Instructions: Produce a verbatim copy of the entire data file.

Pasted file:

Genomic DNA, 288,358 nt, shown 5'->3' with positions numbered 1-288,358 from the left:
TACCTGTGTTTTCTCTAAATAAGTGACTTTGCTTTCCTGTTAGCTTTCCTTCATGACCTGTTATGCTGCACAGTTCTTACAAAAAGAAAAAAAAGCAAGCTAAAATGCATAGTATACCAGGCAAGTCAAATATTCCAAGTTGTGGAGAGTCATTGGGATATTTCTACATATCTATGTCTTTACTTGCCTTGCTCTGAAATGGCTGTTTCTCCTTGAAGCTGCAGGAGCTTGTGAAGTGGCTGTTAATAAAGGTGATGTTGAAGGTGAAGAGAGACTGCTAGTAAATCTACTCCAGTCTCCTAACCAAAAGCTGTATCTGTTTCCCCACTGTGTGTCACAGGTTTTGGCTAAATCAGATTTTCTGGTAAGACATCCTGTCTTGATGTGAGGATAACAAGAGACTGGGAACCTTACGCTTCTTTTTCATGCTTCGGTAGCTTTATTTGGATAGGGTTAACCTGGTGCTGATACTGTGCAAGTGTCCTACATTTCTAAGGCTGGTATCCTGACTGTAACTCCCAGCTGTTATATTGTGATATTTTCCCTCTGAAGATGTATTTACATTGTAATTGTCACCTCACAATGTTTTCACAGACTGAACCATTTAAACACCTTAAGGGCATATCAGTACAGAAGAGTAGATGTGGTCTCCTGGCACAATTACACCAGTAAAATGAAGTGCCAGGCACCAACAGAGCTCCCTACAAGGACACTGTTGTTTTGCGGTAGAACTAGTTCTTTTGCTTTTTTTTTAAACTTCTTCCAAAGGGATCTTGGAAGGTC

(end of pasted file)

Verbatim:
Genomic DNA, 288,358 nt, shown 5'->3' with positions numbered 1-288,358 from the left:
TACCTGTGTTTTCTCTAAATAAGTGACTTTGCTTTCCTGTTAGCTTTCCTTCATGACCTGTTATGCTGCACAGTTCTTACAAAAAGAAAAAAAAGCAAGCTAAAATGCATAGTATACCAGGCAAGTCAAATATTCCAAGTTGTGGAGAGTCATTGGGATATTTCTACATATCTATGTCTTTACTTGCCTTGCTCTGAAATGGCTGTTTCTCCTTGAAGCTGCAGGAGCTTGTGAAGTGGCTGTTAATAAAGGTGATGTTGAAGGTGAAGAGAGACTGCTAGTAAATCTACTCCAGTCTCCTAACCAAAAGCTGTATCTGTTTCCCCACTGTGTGTCACAGGTTTTGGCTAAATCAGATTTTCTGGTAAGACATCCTGTCTTGATGTGAGGATAACAAGAGACTGGGAACCTTACGCTTCTTTTTCATGCTTCGGTAGCTTTATTTGGATAGGGTTAACCTGGTGCTGATACTGTGCAAGTGTCCTACATTTCTAAGGCTGGTATCCTGACTGTAACTCCCAGCTGTTATATTGTGATATTTTCCCTCTGAAGATGTATTTACATTGTAATTGTCACCTCACAATGTTTTCACAGACTGAACCATTTAAACACCTTAAGGGCATATCAGTACAGAAGAGTAGATGTGGTCTCCTGGCACAATTACACCAGTAAAATGAAGTGCCAGGCACCAACAGAGCTCCCTACAAGGACACTGTTGTTTTGCGGTAGAACTAGTTCTTTTGCTTTTTTTTTAAACTTCTTCCAAAGGGATCTTGGAAGGTC